These two projects give ‘Go Fish’ a much more literal meaning.
Oh, boy! This is gonna be good, I can tell.”
Sure, we may still be a few years away from ubiquitous autonomous cars, but what about the world’s first driverless vehicle for fish? Believe it or not, this is actually something that several folks have sought to make a reality.
First, there’s Dutch design group Studio Diip who back in 2014 modded an existing tank with wheels and sensors that enabled its inhabitant to operate the vehicle by swimming in a specific direction. According to its creators, the aptly dubbed Fish on Wheels was “an attempt to liberate fish all over the world.”
A transparent tank is equipped with a webcam positioned above the water, a battery-powered Beagleboard-XM and an Arduino-controlled robotic car. The camera tracks the fish’s movement using the contrast between the fish and the bottom of the tank. Meanwhile, little Nemo’s position inside the tank is then employed to send commands to the Arduino to steer the gadget in that direction. The whole device is completely standalone.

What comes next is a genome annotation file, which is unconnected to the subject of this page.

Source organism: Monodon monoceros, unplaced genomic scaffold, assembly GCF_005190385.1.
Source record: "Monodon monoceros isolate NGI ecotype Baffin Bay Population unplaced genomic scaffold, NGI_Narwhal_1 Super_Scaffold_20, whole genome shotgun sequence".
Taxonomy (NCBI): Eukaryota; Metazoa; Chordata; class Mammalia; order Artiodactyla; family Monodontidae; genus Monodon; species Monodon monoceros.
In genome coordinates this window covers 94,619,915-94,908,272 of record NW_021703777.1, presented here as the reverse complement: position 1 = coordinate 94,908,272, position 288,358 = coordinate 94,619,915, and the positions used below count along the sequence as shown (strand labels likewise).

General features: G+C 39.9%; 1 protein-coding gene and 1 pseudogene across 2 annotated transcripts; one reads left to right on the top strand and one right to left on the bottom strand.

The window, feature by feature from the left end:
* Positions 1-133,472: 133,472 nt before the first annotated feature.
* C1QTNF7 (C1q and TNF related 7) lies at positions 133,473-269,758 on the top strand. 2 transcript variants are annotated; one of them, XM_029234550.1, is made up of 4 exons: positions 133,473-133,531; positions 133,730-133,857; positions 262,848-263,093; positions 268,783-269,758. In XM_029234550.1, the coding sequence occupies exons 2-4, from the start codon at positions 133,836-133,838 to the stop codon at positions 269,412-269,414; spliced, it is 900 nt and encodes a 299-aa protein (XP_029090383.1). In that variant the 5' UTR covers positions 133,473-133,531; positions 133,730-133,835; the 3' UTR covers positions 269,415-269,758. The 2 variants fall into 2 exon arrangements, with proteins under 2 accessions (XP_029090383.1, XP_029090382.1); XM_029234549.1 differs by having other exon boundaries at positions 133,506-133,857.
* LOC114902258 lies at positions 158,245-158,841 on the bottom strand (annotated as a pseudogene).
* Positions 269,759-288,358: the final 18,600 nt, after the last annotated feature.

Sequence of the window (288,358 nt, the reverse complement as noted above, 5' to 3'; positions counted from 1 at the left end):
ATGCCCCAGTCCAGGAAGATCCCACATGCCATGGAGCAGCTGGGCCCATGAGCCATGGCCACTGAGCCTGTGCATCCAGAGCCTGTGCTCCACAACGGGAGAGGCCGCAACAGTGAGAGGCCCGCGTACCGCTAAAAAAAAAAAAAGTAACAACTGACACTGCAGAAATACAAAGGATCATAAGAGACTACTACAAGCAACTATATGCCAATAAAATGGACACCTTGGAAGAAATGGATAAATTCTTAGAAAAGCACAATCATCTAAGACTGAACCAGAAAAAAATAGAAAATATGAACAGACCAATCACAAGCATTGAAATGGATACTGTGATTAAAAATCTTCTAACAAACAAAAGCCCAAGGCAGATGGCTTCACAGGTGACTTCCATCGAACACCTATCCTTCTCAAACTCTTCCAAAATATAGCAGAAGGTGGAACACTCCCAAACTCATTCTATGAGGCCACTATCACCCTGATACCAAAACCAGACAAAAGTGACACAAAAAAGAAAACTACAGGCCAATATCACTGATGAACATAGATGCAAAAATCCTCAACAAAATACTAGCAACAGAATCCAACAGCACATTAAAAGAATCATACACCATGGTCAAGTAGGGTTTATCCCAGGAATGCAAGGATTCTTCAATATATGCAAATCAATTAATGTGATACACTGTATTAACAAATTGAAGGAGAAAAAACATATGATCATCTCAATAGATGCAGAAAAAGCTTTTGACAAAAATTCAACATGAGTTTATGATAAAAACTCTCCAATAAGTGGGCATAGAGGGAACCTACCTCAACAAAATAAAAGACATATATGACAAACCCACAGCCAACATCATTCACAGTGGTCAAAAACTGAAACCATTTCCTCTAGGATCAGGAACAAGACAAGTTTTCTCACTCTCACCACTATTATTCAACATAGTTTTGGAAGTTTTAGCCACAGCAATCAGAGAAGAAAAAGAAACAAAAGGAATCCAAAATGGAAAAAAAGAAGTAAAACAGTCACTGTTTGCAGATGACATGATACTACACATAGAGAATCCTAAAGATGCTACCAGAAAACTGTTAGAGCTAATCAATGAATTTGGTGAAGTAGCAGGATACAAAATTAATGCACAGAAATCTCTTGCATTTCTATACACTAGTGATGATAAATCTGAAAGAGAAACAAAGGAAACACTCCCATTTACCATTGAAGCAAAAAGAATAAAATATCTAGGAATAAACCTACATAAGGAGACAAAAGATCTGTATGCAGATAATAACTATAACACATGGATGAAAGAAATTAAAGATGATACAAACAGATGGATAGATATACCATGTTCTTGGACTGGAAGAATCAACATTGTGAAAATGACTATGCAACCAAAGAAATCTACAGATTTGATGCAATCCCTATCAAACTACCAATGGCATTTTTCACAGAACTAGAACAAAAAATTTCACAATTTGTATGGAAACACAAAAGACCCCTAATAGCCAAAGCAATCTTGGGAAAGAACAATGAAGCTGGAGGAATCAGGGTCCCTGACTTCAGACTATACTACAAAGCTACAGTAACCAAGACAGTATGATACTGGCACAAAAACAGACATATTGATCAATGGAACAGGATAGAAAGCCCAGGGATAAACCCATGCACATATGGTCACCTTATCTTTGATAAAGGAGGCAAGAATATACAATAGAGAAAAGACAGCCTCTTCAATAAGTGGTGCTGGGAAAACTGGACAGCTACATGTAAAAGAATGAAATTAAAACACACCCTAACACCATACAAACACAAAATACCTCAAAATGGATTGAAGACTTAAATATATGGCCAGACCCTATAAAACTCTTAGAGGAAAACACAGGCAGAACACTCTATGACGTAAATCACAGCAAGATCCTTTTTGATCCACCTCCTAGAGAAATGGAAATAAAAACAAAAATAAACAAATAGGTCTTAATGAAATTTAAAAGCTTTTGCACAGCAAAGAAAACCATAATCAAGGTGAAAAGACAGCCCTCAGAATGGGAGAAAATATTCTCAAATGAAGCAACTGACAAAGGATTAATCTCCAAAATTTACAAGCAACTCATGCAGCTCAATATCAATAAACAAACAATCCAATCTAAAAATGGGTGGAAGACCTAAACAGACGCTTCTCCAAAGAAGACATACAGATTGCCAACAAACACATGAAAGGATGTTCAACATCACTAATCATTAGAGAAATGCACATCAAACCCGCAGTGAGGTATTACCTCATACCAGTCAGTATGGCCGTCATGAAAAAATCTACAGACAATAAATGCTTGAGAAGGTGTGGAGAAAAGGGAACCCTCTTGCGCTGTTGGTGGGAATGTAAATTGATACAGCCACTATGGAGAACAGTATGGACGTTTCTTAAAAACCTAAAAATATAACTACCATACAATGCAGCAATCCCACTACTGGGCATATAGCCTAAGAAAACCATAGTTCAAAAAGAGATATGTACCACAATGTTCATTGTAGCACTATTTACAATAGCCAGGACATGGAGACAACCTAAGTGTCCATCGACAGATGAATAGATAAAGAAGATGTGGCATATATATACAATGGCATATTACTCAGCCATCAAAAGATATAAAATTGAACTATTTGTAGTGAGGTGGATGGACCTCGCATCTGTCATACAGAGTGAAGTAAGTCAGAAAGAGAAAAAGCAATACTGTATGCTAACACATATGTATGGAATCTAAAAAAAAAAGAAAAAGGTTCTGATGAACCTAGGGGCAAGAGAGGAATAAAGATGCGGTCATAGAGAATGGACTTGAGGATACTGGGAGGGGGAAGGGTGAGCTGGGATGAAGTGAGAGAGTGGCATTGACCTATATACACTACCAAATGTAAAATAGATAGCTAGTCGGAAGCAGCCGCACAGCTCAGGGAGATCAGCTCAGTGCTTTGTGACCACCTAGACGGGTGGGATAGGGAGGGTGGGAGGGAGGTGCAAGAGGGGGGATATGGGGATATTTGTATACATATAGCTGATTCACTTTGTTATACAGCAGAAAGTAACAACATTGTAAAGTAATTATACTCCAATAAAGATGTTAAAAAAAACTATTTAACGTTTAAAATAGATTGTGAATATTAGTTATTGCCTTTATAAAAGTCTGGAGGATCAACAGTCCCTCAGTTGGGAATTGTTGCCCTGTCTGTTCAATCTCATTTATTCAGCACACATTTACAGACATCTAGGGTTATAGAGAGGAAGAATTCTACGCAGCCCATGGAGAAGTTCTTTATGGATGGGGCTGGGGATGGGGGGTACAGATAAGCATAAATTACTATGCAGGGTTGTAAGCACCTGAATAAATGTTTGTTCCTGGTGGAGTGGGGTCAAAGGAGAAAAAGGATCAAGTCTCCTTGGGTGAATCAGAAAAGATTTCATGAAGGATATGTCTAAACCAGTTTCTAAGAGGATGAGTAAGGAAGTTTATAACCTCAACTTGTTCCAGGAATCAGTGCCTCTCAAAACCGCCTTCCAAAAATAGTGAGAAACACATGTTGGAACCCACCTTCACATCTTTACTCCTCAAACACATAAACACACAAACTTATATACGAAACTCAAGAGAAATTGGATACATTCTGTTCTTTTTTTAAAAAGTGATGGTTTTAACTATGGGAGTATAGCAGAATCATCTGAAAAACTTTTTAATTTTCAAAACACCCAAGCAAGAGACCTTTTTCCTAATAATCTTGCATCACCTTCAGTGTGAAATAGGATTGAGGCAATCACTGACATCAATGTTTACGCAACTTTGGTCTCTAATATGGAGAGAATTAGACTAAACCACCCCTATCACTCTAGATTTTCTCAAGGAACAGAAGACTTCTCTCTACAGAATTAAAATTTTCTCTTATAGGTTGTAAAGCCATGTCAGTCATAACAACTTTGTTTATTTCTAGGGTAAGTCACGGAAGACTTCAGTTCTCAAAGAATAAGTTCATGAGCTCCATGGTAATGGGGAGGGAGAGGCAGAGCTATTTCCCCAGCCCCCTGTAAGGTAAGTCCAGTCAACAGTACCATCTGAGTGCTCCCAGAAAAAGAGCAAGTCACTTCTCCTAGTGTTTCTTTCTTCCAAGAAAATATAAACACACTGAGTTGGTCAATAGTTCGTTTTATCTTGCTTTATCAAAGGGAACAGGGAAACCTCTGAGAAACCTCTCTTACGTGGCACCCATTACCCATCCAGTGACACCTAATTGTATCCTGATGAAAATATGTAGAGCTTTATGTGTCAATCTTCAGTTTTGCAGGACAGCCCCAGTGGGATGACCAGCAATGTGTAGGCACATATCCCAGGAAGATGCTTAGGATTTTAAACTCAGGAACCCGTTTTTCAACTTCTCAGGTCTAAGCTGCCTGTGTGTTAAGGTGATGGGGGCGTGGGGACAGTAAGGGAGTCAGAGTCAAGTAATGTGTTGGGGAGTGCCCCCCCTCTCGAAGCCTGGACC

“Up until now driving vehicles has been limited to mankind only, but now your pet fish can also put the pedal to the metal,” the team writes.
Interestingly enough, Studio Diip weren’t the only ones hoping to “encourage more development in enhanced pet mobility.” Maker Adam Ben-Dror recently trained his Siamese fighting fish (named José) to not only jump out of the water to get food on command, but to follow his hand as he circles it around the outside of the bowl.
Knowing that José is more than a mindless creature with just three-second memory, Ben-Dror decided his fish should have more freedom to swim around more than just the confines of its 1.5-foot-wide tank. That is what led the Maker to create the Abovemarine, a vehicle that allows his pet — or any other fish — to roam around and interact with its fellow land dwellers.
The Abovemarine is equipped with an Arduino and a camera that tracks José’s movement in real-time, while a computer running OpenCV processes the directional information and actuates the mobile tank’s three omni wheels.